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The Medical Model: antigen and antibody

According to the traditional medical view, allergy develops as a result of repeated or excessive exposure to a specific substance, or antigen. In response to this substance, the body produces proteins known as antibodies which specifically match the antigen in question. When the body is exposed to a certain antigen, it produces huge quantities of the corresponding antibody, which lock onto the antigen molecules, triggering chemical reactions in the body's cells to disable or destroy the antigen. It is these chemical reactions which are responsible for allergic reactions such asMuscle Testing For Allergies, Part 1 swelling, pain, itching, redness, or the secretion of mucus. 

The antigen-antibody model of allergy was introduced into medicine in the 1920s, based largely on research on inhaled allergic substances (pollens, molds, etc.), which often do involve antibody reactions in the blood. However, it soon became evident that there were many cases, especially involving foods and chemicals, in which it was not possible to demonstrate an antigen-antibody reaction. Environemental FactorsThese environmental sensitivities became the province of clinical ecology, a new field pioneered by physicians such as Dr. Randolph. Because conventional medicine clung to the antigen-antibody model to explain all allergy, it has been unable to deal with many forms of allergies, yet refuses to recognize the alternative approaches which work in these cases. 
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Although clinical ecology has introduced many valuable tools for identifying and treating allergy, its testing methods may still miss some allergic reactions, and its theory does not explain why the body becomes allergic in the first place. To understand what it is about the allergic body that is different from the non-allergic one, we must look at the body in terms of the energy that flows through it.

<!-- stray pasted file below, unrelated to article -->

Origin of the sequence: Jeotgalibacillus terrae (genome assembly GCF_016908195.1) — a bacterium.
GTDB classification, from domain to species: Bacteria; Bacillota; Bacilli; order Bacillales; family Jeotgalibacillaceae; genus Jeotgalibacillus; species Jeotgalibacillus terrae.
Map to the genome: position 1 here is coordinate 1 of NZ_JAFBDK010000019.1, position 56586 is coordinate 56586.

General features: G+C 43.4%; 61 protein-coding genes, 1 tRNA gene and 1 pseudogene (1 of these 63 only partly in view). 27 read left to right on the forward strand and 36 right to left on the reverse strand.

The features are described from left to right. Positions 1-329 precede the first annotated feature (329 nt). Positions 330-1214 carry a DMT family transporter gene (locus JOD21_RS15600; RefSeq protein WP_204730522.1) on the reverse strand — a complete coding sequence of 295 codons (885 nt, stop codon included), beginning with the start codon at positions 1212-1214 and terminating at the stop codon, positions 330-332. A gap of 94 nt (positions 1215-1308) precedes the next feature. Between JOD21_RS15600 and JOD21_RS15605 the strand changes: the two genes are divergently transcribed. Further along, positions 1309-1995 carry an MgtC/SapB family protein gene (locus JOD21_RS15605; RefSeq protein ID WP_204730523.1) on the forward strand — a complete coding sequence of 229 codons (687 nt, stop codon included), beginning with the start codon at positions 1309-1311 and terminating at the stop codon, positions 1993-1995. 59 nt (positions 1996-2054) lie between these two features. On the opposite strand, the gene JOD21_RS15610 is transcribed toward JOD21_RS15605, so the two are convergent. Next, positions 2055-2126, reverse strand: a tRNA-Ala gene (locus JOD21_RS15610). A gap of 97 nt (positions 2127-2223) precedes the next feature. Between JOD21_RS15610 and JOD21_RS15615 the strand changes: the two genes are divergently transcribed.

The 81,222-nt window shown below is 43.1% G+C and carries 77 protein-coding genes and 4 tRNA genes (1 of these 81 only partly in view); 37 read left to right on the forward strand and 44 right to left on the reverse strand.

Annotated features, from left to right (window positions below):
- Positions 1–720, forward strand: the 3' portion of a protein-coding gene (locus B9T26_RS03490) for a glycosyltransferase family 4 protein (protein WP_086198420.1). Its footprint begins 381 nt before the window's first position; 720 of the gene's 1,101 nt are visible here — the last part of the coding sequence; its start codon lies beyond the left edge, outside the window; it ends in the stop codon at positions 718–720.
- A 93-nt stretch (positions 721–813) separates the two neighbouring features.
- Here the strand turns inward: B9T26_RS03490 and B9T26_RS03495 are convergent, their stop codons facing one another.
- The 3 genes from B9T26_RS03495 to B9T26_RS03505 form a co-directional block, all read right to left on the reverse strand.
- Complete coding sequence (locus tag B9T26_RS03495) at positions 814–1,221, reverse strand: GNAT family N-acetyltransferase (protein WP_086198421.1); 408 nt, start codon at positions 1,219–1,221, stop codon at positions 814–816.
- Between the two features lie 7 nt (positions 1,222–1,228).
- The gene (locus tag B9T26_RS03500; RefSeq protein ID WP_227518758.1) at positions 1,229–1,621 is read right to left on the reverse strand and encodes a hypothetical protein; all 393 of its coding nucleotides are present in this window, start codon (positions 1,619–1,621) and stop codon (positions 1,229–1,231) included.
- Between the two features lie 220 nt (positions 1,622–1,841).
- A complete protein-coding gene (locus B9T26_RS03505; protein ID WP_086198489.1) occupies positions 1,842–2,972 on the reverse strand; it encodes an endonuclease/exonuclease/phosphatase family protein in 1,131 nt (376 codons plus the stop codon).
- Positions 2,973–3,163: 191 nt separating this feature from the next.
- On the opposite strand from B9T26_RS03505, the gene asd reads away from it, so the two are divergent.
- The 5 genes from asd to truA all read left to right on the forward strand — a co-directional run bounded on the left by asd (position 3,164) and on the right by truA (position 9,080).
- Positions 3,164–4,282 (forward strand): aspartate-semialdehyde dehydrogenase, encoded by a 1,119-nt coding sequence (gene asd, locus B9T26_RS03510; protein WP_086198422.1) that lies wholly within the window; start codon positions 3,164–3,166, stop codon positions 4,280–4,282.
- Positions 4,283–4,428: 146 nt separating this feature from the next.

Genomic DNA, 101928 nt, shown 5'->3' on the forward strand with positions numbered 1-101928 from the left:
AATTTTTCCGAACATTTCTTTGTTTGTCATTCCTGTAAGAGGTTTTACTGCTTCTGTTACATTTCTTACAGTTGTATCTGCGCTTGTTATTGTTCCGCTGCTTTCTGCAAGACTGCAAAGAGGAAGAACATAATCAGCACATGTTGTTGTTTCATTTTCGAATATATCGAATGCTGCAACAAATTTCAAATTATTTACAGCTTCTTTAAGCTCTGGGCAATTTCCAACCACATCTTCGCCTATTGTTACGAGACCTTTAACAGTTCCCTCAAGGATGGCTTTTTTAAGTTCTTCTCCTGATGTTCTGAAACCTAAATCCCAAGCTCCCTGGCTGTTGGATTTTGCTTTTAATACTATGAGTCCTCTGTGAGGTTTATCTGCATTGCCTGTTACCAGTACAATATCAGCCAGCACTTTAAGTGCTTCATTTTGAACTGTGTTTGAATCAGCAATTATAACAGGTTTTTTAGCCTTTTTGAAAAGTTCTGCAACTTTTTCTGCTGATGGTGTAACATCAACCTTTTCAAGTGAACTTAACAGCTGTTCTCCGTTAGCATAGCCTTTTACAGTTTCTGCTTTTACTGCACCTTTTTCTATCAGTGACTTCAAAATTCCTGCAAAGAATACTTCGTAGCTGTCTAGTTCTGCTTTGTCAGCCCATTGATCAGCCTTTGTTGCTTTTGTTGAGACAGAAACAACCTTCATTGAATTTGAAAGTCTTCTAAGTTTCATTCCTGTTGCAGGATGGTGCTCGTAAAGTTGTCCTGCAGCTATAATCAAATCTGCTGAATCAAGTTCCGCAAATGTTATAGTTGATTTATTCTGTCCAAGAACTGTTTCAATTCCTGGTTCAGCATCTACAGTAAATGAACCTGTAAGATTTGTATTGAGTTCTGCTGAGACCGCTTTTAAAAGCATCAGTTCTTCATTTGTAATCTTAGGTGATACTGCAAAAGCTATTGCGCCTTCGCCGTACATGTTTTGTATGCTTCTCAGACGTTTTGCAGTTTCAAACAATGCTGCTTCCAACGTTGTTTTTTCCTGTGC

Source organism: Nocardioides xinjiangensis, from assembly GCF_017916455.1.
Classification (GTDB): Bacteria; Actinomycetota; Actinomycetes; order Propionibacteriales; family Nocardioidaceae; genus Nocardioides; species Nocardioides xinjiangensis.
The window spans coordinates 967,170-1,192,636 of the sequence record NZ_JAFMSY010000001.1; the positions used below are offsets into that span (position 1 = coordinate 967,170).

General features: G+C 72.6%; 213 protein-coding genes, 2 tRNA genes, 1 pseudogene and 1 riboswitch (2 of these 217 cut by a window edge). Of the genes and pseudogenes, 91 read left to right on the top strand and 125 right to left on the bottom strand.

It is difficult to talk about energy in our culture because we do not have a precise vocabulary for describing it. Many words have been used in various cultures to describe the vital energy that suffuses all living things — Ch’i in China, Ki in Japan, prana in Hinduism. In the West, this same energy is sometimes referred to as the life force or vital force, or vital energy.   
According to the Chinese system ofMuscle Testing For Allergies, Part 1 medicine, the Ch’i energy flows along specific pathways in the body, known as meridians. Sickness is viewed as a derangement of the energy flow along the meridians: if the energy flow can be restored to normal, good health will return. Thus, in acupuncture, needles are inserted at specific point along the meridians to affect the energy flow, and hence to influence the person's mental and physical health. 
Research in the West has shown that the meridians do have a physical reality. Using radioactive tracers or sensitive instruments, scientists have been able to locate and trace the meridians and specific acupuncture points. It has also been shown that acupuncture also apparently releases endorphins, the morphine-like brain hormones involved in pain control and sometimes given responsibility for the so-called placebo response. 
The body's energy is not confined to the energy that flows through the meridians. Every cell in the body is a bundle of energy — as modern physics helped us to recognize. Energy is involved in every process in our bodies, including the biochemical changes within our cells. In this sense, any disease or malfunction, including allergy, is really an energy disturbance. This energy is a more fundamental life characteristic than tissue. 
When allergy is present, it means that the flow of energy is blocked, disturbed, or unbalanced, and therefore that the biochemical processes are not proceeding properly. 
An Alternative Approach to Allergy, Theron Randolph. M.D. and Ralph Moss. Ph.D., Bantam Books, New York, 1982. 
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